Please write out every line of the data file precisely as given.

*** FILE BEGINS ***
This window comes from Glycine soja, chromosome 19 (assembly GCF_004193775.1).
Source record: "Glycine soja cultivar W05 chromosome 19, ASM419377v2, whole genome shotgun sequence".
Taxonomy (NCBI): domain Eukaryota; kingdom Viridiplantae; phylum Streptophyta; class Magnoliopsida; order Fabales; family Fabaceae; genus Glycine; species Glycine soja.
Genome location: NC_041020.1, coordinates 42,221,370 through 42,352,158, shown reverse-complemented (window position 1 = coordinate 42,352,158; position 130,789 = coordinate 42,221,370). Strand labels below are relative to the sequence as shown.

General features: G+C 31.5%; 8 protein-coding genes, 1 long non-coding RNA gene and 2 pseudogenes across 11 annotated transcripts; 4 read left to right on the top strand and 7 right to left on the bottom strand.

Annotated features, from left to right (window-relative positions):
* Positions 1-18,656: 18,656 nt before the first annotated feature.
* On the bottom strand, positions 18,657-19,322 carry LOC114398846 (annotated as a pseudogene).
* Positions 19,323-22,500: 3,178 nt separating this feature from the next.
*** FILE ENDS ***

This window comes from Glycine soja, chromosome 19 (assembly GCF_004193775.1).
Source record: "Glycine soja cultivar W05 chromosome 19, ASM419377v2, whole genome shotgun sequence".
Taxonomy (NCBI): domain Eukaryota; kingdom Viridiplantae; phylum Streptophyta; class Magnoliopsida; order Fabales; family Fabaceae; genus Glycine; species Glycine soja.
Genome location: NC_041020.1, coordinates 42,221,370 through 42,352,158, shown reverse-complemented (window position 1 = coordinate 42,352,158; position 130,789 = coordinate 42,221,370). Strand labels below are relative to the sequence as shown.

General features: G+C 31.5%; 8 protein-coding genes, 1 long non-coding RNA gene and 2 pseudogenes across 11 annotated transcripts; 4 read left to right on the top strand and 7 right to left on the bottom strand.

Annotated features, from left to right (window-relative positions):
* Positions 1-18,656: 18,656 nt before the first annotated feature.
* On the bottom strand, positions 18,657-19,322 carry LOC114398846 (annotated as a pseudogene).
* Positions 19,323-22,500: 3,178 nt separating this feature from the next.